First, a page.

# Can I elevate a bed by 4 inches with PVC and sleep on it?

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1. Aug 22, 2015

### Teodyssey

Hi everyone, it's my first post!

I need to elevate a bed by 4 inches for a while. I did some work on this problem already. Here's all the information I used to reach my conclusion:

expected total weight with mattress and occupants = 220.92200 kilograms
bed weight = 54 kg = 54,000 grams = 119.05 lb
bed dimmensions = 199.4 x 106.7 x 149.9 cm

cross section of the legs = 6.205 cm
radias of the legs = 3.10125 cm
area of the legs = 30.22 cm2
circumference of leg = 19.5 cm (Does not reflect the actual around of metal contacting floor)

Bed image = https://www.amazon.com/Twin-Over-Bu...280771&sr=8-1-fkmr1&keywords=2256w+coaster+co

My original plan was to get PVC and just put the PVC around the legs of the bed. I looked it up and PVC's compression strength and modulus are about =

Clear PVC pipe Physical properties
Compressive Strength psi @75°F 8,300
Compressive Modulus psi @ 75°F 307,000
http://plascowelding.com/pdf2007/PV...Pipe&Fittings/PVC(SCH.40&SCH.80)ClearPipe.PDF

PSI to Pa conversion
8,300 PSI * 6,894.76 Pa/PSI = 57,226,508 Pa
307,000 PSI * 6,894.76 Pa/PSI = 2,116,691,320 Pa

I ran the numbers assuming that I could use the pressure the legs exert as a decent yardstick to approximate how much stress the PVC would have to endure:

220.9220 kg * 9.8 m/s^2 = 2 165.0356 newtons

2 165.0356 newtons / 8.96 centimeters^2 = 2,416,334.38 pascals

Now the 8.96 cm^2 figure is based on the thickness of the beds legs which are hollow.

2,416,33.38 Pa < 57,226,508 Pa & 2,116,691,320 Pa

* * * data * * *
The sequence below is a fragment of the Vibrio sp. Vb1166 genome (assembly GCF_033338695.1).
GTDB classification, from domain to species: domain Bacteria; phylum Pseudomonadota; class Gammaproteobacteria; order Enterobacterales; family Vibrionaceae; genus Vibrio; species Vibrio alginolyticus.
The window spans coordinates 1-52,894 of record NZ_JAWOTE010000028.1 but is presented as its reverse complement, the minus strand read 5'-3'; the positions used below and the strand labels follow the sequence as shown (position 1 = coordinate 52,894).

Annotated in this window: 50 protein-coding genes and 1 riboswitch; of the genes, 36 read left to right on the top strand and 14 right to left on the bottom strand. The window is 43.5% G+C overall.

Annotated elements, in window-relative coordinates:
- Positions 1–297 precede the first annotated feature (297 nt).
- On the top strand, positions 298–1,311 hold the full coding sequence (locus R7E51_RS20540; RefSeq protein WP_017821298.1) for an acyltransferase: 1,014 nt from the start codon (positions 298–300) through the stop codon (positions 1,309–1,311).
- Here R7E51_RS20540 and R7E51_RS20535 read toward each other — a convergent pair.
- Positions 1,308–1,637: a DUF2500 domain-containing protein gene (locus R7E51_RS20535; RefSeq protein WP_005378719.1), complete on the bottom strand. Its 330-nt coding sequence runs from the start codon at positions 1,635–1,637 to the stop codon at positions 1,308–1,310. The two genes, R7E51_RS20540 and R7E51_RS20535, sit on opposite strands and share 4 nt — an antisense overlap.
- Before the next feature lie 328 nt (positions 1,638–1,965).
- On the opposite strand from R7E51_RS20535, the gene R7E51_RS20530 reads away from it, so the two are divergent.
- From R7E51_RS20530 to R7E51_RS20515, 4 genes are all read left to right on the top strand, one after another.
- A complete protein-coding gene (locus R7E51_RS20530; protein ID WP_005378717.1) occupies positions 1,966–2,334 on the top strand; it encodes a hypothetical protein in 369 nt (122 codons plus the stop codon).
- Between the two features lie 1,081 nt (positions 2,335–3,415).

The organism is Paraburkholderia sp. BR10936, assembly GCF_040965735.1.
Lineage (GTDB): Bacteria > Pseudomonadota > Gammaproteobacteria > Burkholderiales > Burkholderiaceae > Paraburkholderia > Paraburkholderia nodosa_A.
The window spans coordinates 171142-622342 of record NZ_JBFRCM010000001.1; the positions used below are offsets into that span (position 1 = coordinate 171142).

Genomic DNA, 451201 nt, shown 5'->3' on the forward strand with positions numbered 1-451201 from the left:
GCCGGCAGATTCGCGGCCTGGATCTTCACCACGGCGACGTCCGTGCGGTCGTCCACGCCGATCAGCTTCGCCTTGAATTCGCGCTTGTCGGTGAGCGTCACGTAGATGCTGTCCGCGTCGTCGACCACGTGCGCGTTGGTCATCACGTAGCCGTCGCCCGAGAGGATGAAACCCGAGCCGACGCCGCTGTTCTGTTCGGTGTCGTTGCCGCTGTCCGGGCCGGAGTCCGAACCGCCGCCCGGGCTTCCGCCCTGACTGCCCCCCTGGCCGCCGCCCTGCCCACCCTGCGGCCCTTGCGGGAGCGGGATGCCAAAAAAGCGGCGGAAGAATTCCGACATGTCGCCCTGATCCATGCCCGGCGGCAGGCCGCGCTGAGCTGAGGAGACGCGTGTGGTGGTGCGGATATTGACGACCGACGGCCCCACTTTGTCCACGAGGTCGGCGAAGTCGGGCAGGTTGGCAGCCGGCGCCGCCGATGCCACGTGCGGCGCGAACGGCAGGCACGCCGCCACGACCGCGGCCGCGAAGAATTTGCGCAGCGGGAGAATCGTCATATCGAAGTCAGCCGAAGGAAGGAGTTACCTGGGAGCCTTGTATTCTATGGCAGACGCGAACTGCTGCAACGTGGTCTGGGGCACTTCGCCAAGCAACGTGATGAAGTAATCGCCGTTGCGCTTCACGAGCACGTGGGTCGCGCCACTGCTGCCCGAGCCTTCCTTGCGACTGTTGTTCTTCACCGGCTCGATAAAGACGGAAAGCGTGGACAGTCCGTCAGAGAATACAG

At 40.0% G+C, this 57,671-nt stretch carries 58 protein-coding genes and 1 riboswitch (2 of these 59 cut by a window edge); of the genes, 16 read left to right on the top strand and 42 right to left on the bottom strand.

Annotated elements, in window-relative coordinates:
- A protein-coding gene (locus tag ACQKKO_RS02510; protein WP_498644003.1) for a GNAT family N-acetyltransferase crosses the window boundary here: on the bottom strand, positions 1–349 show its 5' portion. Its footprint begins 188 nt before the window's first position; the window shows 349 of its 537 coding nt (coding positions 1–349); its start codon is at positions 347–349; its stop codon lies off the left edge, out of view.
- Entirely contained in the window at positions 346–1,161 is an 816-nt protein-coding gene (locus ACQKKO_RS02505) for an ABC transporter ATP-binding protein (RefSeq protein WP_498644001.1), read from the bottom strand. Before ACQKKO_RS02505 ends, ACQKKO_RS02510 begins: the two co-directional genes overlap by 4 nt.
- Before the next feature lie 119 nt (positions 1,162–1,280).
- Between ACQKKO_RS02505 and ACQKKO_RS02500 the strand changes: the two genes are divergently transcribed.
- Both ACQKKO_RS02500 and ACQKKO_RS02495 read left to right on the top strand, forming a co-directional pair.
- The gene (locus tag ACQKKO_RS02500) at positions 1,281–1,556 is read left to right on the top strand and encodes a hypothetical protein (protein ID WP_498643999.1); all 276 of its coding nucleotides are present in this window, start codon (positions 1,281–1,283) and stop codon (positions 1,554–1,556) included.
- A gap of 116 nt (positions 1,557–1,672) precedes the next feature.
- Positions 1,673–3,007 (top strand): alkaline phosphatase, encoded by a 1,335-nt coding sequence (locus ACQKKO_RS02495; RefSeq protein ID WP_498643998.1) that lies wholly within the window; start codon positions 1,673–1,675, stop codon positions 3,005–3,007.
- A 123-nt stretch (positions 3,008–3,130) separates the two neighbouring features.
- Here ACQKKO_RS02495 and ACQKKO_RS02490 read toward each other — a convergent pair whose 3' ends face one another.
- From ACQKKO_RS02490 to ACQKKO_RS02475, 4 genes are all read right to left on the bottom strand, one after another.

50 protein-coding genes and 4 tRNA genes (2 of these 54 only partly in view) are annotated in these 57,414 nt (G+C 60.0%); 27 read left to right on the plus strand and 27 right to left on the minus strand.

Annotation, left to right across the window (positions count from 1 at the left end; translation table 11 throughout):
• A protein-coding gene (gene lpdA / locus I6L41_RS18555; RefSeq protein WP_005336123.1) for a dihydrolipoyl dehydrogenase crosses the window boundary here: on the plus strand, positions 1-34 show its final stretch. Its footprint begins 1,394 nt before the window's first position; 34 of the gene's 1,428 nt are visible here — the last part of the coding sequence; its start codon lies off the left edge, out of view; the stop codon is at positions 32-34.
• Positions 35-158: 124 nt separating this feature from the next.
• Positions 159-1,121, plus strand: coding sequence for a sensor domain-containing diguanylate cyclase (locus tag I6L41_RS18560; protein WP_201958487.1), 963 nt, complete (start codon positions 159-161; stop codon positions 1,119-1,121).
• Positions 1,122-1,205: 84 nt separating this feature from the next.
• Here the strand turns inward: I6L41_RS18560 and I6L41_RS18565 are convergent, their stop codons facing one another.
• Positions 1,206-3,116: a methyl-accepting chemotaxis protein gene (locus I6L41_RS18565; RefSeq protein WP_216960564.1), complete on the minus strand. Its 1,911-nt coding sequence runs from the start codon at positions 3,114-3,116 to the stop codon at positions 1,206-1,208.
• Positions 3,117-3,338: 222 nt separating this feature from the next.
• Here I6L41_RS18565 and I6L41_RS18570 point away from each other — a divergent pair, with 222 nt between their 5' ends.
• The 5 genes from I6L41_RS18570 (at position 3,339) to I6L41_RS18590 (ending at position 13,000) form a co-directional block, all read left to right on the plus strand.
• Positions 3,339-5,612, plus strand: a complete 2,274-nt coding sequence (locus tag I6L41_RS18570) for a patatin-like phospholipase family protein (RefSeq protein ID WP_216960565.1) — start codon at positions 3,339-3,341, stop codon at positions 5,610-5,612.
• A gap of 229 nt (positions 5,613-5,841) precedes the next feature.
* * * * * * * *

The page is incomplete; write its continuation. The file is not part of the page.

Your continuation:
But... I feel like I'm missing something with this. I want to verify my conclusion before going ahead with this.

If my stuff is completely bogus then by all means suggest an alternate method.

Last edited by a moderator: May 7, 2017
2. Aug 22, 2015

### Dr. Courtney

We used to prop the box spring up on milk crates.

3. Aug 22, 2015

### rbelli1

Also you could just try it. If you have total structural failure you will be falling 4 inches. On a mattress.

Try to get tubing that rests flat on bottom of the main frame. Avoid having any lateral or point stress from braces, welds, bolts, etc.

Bricks or wood blocks work as well.

BoB

4. Aug 23, 2015

### Baluncore

You have only considered the static loads, the dynamic loads may exceed those significantly. You need to consider young ones using the bed as a trampoline.

5. Aug 24, 2015

### johnbbahm

I think there are better ways to get where you want to go.
http://www.target.com/p/honey-can-d...pid=15743595&gclid=CODIuNiYwscCFY6EaQod5agJMA
In addition, depending of the size of the PVC, movement on the bed might impart a moment
where the metal leg contacts the PVC and split it open.